The Callous Daoboys - 'Die On Mars' (2019)

One of the best new bands of the 2010s to come out of the mathcore and metalcore scenes is Georgia's The Callous Daoboys. 2019's 'Die On Mars' full-length is this weird, eccentric and totally endearing art piece. Showing off a whos-who inspiration from Norma Jean, Every Time I Die, The Chariot, and Dillinger in this young bands tonality, songwriting quirks, vocals and instrumentation. It's an album that has so many odd-ball twists and turns but it all feels purposeful and creative. Callous Daoboys are one of the smartest up-and-coming acts in the scene. Do not sleep on them - or this record - like I did; they're making some wonderful noise.

August Burns Red - 'Found In Far Away Places' (2015)

While you might see 'Messengers' (2007) or even 'Constellations' (2009) mentioned in metalcore lists, the real gold of modern August Burns Red can be mined from their sixth album, 2015's grandiose 'Found In Far Away Places.' Using a familiar metalcore template - both for the genre and for ABR - the band took to expanding it with pretty-sounding, virtuosic and tasteful instrumental passages that sidestep into different genres and moods. Surf-rock, bluegrass, jazz, folk, Latin, progressive shredding, and a few electronics, all represent the different places they'd toured in their time. For every straight-up metalcore rager like 'The Wake' or 'Ghosts,' there's songs like 'Separating The Seas' or 'Majoring In The Minors.' It's a shining example of ABR's musicality and how they could switch between these two varying ideas so fluidly. 'Found In Far Away Places' is an album that I wish other bands, whether peers or newcomers inspired by ABR, would take closer notes from.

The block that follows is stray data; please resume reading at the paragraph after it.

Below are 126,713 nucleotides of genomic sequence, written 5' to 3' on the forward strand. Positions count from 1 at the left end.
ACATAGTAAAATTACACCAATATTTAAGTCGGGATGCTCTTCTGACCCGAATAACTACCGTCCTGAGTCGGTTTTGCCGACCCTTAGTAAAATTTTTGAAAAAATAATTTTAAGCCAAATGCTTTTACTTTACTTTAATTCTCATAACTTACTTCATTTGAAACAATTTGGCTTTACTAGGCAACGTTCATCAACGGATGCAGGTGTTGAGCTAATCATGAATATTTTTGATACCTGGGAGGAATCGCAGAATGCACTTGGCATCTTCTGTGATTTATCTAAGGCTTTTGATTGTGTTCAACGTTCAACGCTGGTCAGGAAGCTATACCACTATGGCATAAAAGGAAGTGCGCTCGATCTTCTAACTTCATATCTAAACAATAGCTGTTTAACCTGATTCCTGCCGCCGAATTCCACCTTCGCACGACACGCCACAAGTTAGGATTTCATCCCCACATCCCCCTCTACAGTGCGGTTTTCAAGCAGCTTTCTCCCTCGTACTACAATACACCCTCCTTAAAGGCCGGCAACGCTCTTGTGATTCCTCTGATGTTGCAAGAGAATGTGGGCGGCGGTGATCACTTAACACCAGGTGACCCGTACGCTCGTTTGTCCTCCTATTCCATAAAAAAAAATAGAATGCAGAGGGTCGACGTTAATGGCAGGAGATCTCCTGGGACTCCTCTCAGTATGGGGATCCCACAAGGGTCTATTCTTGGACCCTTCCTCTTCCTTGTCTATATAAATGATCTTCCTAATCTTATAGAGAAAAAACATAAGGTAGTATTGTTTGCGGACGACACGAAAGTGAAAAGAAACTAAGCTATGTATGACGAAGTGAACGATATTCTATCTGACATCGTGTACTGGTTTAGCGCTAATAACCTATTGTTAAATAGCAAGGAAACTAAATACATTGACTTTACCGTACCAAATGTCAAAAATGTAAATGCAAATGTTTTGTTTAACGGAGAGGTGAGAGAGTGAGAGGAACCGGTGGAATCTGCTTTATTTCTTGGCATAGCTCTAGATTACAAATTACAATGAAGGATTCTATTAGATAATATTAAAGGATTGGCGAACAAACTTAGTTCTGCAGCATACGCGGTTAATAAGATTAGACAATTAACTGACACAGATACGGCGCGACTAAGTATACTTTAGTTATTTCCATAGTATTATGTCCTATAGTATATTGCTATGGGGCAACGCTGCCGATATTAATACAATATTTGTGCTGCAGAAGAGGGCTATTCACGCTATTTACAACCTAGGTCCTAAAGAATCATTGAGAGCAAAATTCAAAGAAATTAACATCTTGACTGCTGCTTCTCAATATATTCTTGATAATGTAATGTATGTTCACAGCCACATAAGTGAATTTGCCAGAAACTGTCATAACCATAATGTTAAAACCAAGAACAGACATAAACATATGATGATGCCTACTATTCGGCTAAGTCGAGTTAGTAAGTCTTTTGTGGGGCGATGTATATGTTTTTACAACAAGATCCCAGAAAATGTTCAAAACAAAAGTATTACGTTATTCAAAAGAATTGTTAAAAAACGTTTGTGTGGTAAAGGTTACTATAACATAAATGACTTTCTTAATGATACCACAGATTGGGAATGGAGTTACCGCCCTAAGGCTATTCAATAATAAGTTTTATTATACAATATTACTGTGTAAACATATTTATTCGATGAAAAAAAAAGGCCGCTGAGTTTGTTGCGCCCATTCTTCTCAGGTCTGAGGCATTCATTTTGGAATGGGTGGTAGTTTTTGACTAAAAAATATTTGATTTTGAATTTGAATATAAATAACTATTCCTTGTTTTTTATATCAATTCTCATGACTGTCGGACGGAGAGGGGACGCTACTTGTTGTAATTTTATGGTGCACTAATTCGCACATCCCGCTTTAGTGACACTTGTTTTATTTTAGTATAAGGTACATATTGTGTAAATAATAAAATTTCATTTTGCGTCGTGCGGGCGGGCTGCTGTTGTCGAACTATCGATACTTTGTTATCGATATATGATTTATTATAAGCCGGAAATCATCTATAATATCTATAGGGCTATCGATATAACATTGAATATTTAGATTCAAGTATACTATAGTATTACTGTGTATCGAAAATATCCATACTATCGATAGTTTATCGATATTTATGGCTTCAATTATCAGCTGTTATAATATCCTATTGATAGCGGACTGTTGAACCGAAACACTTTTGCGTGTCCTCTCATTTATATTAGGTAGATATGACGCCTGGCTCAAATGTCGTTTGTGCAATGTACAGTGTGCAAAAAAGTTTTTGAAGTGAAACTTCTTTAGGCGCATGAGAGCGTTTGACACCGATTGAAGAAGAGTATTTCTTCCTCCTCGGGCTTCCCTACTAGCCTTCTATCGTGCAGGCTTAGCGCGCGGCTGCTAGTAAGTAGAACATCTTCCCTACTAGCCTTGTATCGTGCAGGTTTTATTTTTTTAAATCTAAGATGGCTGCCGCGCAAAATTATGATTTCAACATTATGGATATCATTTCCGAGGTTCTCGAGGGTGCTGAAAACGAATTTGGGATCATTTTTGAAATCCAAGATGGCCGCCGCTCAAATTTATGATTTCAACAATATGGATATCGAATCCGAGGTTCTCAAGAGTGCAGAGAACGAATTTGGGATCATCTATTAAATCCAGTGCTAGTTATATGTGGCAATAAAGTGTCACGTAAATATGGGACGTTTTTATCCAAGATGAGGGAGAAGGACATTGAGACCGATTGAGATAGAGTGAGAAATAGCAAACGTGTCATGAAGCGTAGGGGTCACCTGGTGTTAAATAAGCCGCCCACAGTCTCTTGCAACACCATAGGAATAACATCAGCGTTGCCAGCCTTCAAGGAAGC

Norma Jean - 'Polar Similar' (2016)

The brightest era of Norma Jean starts with the technical progressiveness of 'Meridonial' (2010), running right through to their most recent album, 'All Hail' (2019). Norma Jean's been making the best music of their career during the last ten years. Their first three albums are good - no one's disputing that - but the obsession with them ignores the insane quality they've produced since, especially with guitarist/songwriter Jeff Hickey kicking off on 'Wrongdoers' (2013). Their last four albums are terrific, perhaps even too good for them, but it's 'Polar Similar' that hits so much harder. It's a stupidly polished ass-beater that didn't sacrifice its planet-sized heaviness or underlying heart; a bonafide classic for Norma Jean. Just look to 'I. The Planet' or '1,000,000 Watts' and 'A Thousand Years A Minute' and you'll see what I mean!